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The “enemies’ turn” phase of Code Name S.T.E.A.M. will easily become known as the game’s greatest faults. Most turn based strategy titles will handle the enemy troop movement and actions in a quick fashion, they want to get you right back into the game after all. But Code Name S.T.E.A.M. instead has you literally sit and watch a progress bar fill up across the screen. Aliens will move about the map, attacking if they come within range, but usually just taking a few seconds to adjust their position or determine that they have nothing to do. This part of the round can easily take around 15-30 seconds each time, and with some maps lasting 15+ turns this can quickly add up.

Players will likely find themselves simply doing other things during this time. Zoning out of the game and watching some TV, or pulling up something on their phone. Every once in a while they might check back in to see the progress bar almost done, or they might just get bored and move on. The fact that there is simply no way to make this part go any faster detracts significantly from the enjoyment that could have been found within Code Name S.T.E.A.M. The pacing is broken, causing players to rush through the game in the least amount of turns, rather than with the most amount of fun in mind. Collectibles are strewn about the map, with each set of them unlocking new items for your characters to use. However, if you haven’t eliminated all of the enemies on the map you will likely decide to avoid going out of your way, as it will incur another round of slow enemy movement.

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It is truly unfortunate as, outside of this, the core gameplay is pretty engaging. Combat is a cool mixture of third-person shooter and turn based strategy. Although aiming is likely very difficult on the regular 3DS and 3DS XL, since the game relies pretty heavily on the New 3DS’s C-stick. This becomes even more of an issue, even for the New 3DS, when tiny enemies begin appearing within the game. Aiming at some of these is simply a chore, offering little enjoyment and a lot of frustration. But most enemies are easy to hit, and feature weak points that can be exploited. The alien enemies come in all shapes and sizes, with each variation leading to a different strategy on their part. By understanding and using this to your advantage you can save yourself a lot of effort. Of course, you can also just aim for the glowing part that deals extra damage. And if you get into a tough spot, each character has a special attack that can be performed once per level to deal some extra damage.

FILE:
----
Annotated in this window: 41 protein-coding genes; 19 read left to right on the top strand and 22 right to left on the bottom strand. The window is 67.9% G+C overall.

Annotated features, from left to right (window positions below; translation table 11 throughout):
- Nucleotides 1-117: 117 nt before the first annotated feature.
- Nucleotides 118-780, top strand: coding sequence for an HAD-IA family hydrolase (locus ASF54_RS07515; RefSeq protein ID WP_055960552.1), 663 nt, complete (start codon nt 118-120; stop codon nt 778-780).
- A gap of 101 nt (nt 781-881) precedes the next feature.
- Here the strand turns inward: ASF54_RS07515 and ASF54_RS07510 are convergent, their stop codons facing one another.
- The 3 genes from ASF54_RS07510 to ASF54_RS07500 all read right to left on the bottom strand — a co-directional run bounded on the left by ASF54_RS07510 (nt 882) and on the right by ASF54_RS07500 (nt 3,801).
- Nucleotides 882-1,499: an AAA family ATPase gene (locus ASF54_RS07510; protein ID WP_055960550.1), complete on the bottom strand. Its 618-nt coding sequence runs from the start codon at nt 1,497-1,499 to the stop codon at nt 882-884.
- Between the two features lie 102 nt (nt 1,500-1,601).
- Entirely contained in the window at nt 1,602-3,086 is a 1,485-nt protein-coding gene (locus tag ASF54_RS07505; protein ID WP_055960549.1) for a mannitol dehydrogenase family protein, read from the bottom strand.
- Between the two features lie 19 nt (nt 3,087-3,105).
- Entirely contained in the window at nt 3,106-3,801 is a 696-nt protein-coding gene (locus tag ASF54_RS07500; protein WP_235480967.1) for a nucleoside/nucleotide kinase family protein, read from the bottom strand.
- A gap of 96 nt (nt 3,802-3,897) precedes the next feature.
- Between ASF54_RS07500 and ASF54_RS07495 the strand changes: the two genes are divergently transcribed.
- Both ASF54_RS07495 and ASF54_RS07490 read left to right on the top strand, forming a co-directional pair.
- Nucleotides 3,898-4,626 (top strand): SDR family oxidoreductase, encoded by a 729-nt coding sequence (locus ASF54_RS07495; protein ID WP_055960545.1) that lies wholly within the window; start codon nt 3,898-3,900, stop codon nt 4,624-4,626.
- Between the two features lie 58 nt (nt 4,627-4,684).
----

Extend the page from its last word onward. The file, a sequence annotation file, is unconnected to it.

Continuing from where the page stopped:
The Verdict

Code Name S.T.E.A.M. is unfortunately less than the sum of its parts. The game has a lot of good elements, but the few bad ones drag down the entire game. It’s still an enjoyable experience, but not one that will be particularly memorable. While it innovates in some areas, and presents a fun, light-hearted story, the overall feeling is that players could find more enjoyment in other 3DS turn based strategy games.

"meh"
meh

Code Name S.T.E.A.M.

  • Available On: Nintendo 3DS
  • Published By: Nintendo
  • Developed By: Intelligent Systems, Nintendo SPD
  • Genre: Turn-based strategy
  • US Release Date: March 13th, 2015
  • Reviewed On: New Nintendo 3DS
  • Quote: "Code Name S.T.E.A.M. presents a lot of interesting ideas, but never pulls them together to form a cohesive and fun experience. There's certainly a lot here to enjoy, but to get to it you'll have to suffer a little boredom."
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The Good

  • Unique gameplay
  • Interesting characters
  • Fun and light-hearted story

The Bad

  • Enemies' Turn phase takes forever
  • Some annoying combat elements